When King Carol died, “Queen Elisabeth [Carmen Sylva] moved to the bishop’s residence at Curtea de Arges in order to be near the burial site of Carol I. It was a logical move for a woman who believed in communicating with the dead. Though she continued to exasperate Queen Marie [Missy] because of her staunch German sympathies and her peculiar rants about frequent talks with the Archangel Raphael, Marie treated the widowed Carmen Sylva with kindness and understanding. In a gesture of peace and magnanimity, she sought oheal the wounds that had set the two women at loggerheads with each other – wounds that were largely of Carmen Sylva’s making. Queen Elisabeth’s peaceful widowhood was short-lived. She died in early March 1916 from pneumonia caught while taking in the freezing cold air, a habit of the old queen because she feared being suffocated. She was buried next to Carol I” (224), presumably to annoy him for all eternity.

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Yaa Asantewaa

Way back in they day I did a series of “Badass Women” posts about understudied nineteenth-century hellions, including Isabella Bird, Mary Fields, Mother Jones, Mary Kingsley, Belle Starr, Belle Boyd, Si Mahoud, Mrs. Cheng, and others. I’ve decided that since I’m going to be cutting way back on my weekly posts, I might as well make an effort to blog about something I enjoy! So for the next few weeks, I’ll do a few of these. A new one out every Friday.

Today we’re going to talk about Yaa Asantewaa, the nineteenth-century queen mother of the Ashanti Confederacy, an extremely sophisticated kingdom in what is present-day Ghana. She’s famous for many things, including leading a mass revolt against British colonialism. The war in question is named after her, Yaa Asantewaa’s War, also known as the War of the Golden Stool.

Born in 1840 in central Ghana, Yaa Asantewaa led a pretty normal life, with the exception that her brother, Afrane Panin, was the chief of a community called Edweso. During his reign, she and Afrane saw a lot of turmoil, including four wars between their people and the British. Her brother named her ‘Queen Mother’, and she inherited a matrilineal throne from her grandmother and mother, as well. When her brother, died she used that power to nominate her own grandson to take over after Afrane.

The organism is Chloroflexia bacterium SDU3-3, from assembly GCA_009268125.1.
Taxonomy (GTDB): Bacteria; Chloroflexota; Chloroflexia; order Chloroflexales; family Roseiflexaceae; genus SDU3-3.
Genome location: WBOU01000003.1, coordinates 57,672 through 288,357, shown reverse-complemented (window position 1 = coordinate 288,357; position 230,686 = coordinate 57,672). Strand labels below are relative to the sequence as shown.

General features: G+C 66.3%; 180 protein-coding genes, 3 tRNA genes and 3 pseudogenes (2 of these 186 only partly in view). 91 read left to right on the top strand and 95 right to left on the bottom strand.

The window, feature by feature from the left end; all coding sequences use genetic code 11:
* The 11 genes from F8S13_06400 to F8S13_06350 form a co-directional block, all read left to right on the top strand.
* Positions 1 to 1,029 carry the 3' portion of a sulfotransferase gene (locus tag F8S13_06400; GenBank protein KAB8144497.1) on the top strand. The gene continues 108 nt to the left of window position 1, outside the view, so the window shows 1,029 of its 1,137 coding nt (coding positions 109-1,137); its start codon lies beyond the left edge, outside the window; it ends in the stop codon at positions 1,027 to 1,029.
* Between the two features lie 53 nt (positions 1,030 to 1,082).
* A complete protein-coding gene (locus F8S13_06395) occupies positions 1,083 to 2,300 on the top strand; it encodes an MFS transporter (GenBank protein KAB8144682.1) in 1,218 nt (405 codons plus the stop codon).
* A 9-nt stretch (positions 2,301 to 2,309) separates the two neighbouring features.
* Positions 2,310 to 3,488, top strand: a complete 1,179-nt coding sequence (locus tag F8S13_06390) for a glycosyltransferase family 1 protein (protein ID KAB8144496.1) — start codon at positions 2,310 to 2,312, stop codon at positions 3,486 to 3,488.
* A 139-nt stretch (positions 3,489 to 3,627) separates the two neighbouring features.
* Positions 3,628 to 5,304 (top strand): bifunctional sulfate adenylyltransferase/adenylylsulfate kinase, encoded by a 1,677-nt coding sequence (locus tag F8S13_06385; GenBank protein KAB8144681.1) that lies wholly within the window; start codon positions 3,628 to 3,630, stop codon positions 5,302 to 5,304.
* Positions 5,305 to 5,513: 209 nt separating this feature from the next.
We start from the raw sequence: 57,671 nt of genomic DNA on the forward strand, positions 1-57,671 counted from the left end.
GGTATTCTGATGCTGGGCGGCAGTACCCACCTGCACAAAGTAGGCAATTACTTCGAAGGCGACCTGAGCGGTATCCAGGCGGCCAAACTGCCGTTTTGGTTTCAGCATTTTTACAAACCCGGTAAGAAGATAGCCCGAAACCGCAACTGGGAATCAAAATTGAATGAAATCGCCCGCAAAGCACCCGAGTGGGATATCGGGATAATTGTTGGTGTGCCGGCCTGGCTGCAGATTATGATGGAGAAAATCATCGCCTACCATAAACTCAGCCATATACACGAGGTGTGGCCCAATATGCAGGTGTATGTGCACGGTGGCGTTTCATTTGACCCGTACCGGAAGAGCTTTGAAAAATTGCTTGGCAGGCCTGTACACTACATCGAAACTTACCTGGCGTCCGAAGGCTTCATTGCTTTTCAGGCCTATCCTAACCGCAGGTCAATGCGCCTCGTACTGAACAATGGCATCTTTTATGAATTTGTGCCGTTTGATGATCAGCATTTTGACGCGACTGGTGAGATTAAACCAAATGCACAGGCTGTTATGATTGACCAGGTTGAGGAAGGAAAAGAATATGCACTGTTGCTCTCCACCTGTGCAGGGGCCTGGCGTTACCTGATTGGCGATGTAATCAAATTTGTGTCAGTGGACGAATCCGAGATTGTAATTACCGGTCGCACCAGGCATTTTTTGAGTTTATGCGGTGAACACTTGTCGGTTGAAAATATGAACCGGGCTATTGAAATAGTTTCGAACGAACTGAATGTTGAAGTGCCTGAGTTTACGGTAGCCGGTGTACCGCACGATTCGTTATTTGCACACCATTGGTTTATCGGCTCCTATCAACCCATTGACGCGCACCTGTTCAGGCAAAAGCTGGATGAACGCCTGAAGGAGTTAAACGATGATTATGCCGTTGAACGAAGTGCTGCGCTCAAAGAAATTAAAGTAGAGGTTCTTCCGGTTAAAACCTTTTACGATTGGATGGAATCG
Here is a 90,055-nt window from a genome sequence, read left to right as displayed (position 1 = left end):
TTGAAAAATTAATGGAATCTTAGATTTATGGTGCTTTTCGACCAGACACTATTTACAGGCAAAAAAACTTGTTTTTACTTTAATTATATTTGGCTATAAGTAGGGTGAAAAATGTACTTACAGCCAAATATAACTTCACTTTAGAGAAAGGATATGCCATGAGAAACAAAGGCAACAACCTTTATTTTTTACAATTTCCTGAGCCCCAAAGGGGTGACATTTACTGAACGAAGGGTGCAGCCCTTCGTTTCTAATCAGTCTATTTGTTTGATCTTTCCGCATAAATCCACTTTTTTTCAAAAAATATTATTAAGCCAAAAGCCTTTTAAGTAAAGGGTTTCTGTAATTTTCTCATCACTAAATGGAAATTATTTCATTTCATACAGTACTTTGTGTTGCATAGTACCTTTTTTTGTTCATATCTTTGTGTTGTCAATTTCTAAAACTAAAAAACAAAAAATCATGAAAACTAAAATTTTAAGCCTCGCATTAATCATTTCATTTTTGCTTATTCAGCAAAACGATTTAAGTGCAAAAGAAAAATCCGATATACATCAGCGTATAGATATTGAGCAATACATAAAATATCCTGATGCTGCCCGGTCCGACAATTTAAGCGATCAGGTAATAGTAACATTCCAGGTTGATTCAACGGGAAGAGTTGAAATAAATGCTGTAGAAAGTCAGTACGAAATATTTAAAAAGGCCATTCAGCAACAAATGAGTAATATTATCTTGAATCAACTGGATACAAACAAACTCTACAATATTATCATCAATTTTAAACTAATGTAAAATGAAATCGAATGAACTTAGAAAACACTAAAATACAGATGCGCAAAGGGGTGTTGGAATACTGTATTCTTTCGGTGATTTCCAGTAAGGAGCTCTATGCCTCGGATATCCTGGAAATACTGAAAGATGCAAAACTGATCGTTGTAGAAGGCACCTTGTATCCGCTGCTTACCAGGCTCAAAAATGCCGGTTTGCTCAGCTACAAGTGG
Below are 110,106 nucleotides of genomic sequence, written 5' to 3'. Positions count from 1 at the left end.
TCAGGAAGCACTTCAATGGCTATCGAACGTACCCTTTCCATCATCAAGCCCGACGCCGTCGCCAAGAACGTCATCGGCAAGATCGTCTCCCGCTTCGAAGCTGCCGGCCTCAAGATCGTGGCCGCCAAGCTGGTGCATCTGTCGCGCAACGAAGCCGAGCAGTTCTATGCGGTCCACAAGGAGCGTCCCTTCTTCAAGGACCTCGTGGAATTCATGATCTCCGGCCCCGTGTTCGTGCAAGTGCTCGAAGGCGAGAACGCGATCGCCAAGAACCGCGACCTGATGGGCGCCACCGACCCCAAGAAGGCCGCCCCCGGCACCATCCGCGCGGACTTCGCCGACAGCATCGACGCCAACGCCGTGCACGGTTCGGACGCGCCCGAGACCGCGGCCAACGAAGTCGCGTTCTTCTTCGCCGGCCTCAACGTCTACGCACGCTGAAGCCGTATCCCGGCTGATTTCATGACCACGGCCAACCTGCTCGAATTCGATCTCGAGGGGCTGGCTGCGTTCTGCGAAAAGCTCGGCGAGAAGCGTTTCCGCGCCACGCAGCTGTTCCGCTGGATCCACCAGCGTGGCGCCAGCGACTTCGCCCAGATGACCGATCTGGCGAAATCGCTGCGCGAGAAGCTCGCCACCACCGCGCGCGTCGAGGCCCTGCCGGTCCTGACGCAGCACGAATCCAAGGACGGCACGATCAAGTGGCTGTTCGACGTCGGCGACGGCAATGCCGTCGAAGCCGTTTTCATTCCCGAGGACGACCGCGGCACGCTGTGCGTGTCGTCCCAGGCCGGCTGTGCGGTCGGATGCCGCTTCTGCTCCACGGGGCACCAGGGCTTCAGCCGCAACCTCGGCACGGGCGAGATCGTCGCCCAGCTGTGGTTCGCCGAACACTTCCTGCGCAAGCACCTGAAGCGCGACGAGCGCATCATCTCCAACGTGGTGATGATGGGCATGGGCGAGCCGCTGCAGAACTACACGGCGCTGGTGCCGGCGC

The British then demanded not only the total surrender of the Asante Confederacy, but also their Golden Stool, the symbol of the Asante people and the throne of the Confederacy. This latter demand was apparently made by British governor Sir Frederick Mitchell Hodgson, who didn’t quite realize the significance of the object.

Unsurprisingly, it caused a flipping uproar. That night, Yaa Asantewaa declared that they would no longer be paying the British taxes and, brandishing a gun and firing it in the air, vowed to rebel against imperialism in any way she could.

The British exiled her grandson/king pretty much immediately, along with some other local rulers. In their absence, she became the regent for the area. Participating in a secret council, whose goal it was to try to bring the rulers back, Yaa Asantewaa gave her famous speech:

‘Now I have seen that some of you fear to go forward to fight for our king. If it were the brave days of Osei Tutu, Okomfo Anokye and Opuku Ware I, chiefs would not sit down to see their king taken without firing a shot. No white man could have dared to speak to the Chief of Asante in the way the governor spoke to you chiefs this morning. Is it true that the bravery of Asante is no more? I cannot believe it. It cannot be! I must say this: if you, the men of Asante, will not go forward, then we will. I shall call upon my fellow women. We will fight the white men. We will fight till the last of us falls on the battlefield.

Apparently the men were too cowardly, because they elected her the war leader of their fighting force. This is the first and only time a woman was given that role in the entire Asante history.

She also urged women to refuse sex with their husbands until they joined the fight and to march around everywhere and participate in victory ceremonies to build morale. It worked.

In 1900, she raised troops and led them to siege a fortress where the British had sought refuge. Her battles and skirmishes were extremely clever. She used a great number of decoys to trap the British, and also fed them bad information about the state of the Asante military.

She also used talking drums to her benefit (which, if you’ve ever read any Victorian or Edwardian imperial literature, were considered very scary by the British; drums were an efficient way of communicating great distances, whereas the British and other imperial forces had the arduous task of setting up telegraph poles and stations to achieve anything comparable). She used one beat on the drum to say, ‘Prepare to die‘, three beats to say, ‘Cut the head off‘, and four beats to say, ‘The head is off‘. It freaked the British the hell out.

The siege went on for several months and finally caused British military leaders to send a force of 1,400 soldiers to break the siege. During this time, Yaa Asantewaa and some of her advisors were captured and sent into exile, the siege was broken, and the Asante empire was made a protectorate of the British crown.